Health Care - No criminals allowed
I just finished reading a fascinating and disturbing book called "Blind Eye" by James B. Stewart. It is the true story of a mass murderer, Dr. Michael Swango, who went from State to State and Country to Country, killing his patients with poison injections. Surprisingly, he finished his medical school and residency training the same years that I did and his ability to evade his professors, teachers, hospital administrators and police was shocking. Even as a skilled sociopathic killer, I was amazed that he would be arrested and suspended from practice and then be able to pick up and go to another hospital and get privileges to work in the hospital as a doctor.
These egregious crimes occurred in the 1980's before implementation of the National Practitioners Data Bank. The NPDB was put into law in 1986 to encourage state licensing boards, hospitals, professional societies and other health care entities to identify and discipline those who engage in unprofessional behavior and to restrict them from moving from State to State. Coupled with the Healthcare Integrity and Protection Data Bank (HIPDB), these two agencies are designed to protect the public from incompetent physicians, dentists, nurses and other practitioners.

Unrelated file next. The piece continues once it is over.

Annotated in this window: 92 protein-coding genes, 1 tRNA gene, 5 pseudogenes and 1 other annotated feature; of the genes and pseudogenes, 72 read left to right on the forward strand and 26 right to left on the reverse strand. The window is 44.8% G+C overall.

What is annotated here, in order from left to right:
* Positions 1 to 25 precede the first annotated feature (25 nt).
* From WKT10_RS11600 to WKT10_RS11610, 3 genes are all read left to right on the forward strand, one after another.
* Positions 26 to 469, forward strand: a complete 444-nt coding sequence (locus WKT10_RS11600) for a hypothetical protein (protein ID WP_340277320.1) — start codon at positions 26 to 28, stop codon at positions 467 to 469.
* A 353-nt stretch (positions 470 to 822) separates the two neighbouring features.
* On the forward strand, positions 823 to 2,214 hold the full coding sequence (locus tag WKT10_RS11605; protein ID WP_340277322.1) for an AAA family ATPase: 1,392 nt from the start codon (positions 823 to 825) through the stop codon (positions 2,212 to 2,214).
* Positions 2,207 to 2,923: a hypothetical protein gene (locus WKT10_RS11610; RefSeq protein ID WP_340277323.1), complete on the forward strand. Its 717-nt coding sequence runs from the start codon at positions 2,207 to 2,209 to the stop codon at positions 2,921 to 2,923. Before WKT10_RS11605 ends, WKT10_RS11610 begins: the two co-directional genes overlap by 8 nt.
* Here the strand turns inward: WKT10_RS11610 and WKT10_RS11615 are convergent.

Hospitals and state licensing boards and malpractice carriers and professional societies supply the information on the conduct of practitioners to the data bank. Hospitals are the only health care entities with mandatory requirements for querying the NPDB before they grant privileges to physicians. Governmental agencies and health plans may also access this information. It is not available to the general public.
These data repositories are just one small step toward ensuring safety for the public. I didn't appreciate them until I read "Blind Eye".